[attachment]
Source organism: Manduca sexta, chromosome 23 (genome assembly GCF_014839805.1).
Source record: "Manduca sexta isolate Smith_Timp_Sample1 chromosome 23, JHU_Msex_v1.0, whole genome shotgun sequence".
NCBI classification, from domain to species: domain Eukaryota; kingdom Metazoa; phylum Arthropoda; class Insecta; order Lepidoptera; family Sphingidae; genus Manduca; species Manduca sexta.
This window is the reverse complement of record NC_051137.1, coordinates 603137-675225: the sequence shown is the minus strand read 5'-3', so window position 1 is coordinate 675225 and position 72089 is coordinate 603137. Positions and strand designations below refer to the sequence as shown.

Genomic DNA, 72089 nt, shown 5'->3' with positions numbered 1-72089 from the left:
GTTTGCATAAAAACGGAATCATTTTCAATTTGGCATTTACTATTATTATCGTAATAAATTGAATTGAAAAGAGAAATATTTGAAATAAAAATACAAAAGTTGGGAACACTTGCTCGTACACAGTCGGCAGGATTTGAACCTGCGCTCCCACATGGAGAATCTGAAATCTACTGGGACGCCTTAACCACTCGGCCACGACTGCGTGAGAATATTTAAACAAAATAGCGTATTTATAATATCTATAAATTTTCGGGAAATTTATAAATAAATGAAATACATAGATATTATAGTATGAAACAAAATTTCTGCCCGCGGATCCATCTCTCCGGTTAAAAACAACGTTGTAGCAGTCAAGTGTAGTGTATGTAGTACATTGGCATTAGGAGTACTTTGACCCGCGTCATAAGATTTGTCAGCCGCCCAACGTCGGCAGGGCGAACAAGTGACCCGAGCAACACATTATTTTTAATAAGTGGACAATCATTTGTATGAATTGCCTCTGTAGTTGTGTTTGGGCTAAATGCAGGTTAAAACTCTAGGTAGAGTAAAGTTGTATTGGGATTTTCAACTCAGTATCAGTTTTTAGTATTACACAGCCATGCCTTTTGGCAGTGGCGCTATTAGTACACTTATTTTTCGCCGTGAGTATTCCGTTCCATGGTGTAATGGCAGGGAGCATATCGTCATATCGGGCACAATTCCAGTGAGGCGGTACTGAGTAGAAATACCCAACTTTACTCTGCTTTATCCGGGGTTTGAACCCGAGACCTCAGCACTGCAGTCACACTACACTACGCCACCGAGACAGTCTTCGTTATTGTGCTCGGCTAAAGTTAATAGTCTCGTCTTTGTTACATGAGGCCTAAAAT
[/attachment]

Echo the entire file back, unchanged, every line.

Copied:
Source organism: Manduca sexta, chromosome 23 (genome assembly GCF_014839805.1).
Source record: "Manduca sexta isolate Smith_Timp_Sample1 chromosome 23, JHU_Msex_v1.0, whole genome shotgun sequence".
NCBI classification, from domain to species: domain Eukaryota; kingdom Metazoa; phylum Arthropoda; class Insecta; order Lepidoptera; family Sphingidae; genus Manduca; species Manduca sexta.
This window is the reverse complement of record NC_051137.1, coordinates 603137-675225: the sequence shown is the minus strand read 5'-3', so window position 1 is coordinate 675225 and position 72089 is coordinate 603137. Positions and strand designations below refer to the sequence as shown.

Genomic DNA, 72089 nt, shown 5'->3' with positions numbered 1-72089 from the left:
GTTTGCATAAAAACGGAATCATTTTCAATTTGGCATTTACTATTATTATCGTAATAAATTGAATTGAAAAGAGAAATATTTGAAATAAAAATACAAAAGTTGGGAACACTTGCTCGTACACAGTCGGCAGGATTTGAACCTGCGCTCCCACATGGAGAATCTGAAATCTACTGGGACGCCTTAACCACTCGGCCACGACTGCGTGAGAATATTTAAACAAAATAGCGTATTTATAATATCTATAAATTTTCGGGAAATTTATAAATAAATGAAATACATAGATATTATAGTATGAAACAAAATTTCTGCCCGCGGATCCATCTCTCCGGTTAAAAACAACGTTGTAGCAGTCAAGTGTAGTGTATGTAGTACATTGGCATTAGGAGTACTTTGACCCGCGTCATAAGATTTGTCAGCCGCCCAACGTCGGCAGGGCGAACAAGTGACCCGAGCAACACATTATTTTTAATAAGTGGACAATCATTTGTATGAATTGCCTCTGTAGTTGTGTTTGGGCTAAATGCAGGTTAAAACTCTAGGTAGAGTAAAGTTGTATTGGGATTTTCAACTCAGTATCAGTTTTTAGTATTACACAGCCATGCCTTTTGGCAGTGGCGCTATTAGTACACTTATTTTTCGCCGTGAGTATTCCGTTCCATGGTGTAATGGCAGGGAGCATATCGTCATATCGGGCACAATTCCAGTGAGGCGGTACTGAGTAGAAATACCCAACTTTACTCTGCTTTATCCGGGGTTTGAACCCGAGACCTCAGCACTGCAGTCACACTACACTACGCCACCGAGACAGTCTTCGTTATTGTGCTCGGCTAAAGTTAATAGTCTCGTCTTTGTTACATGAGGCCTAAAAT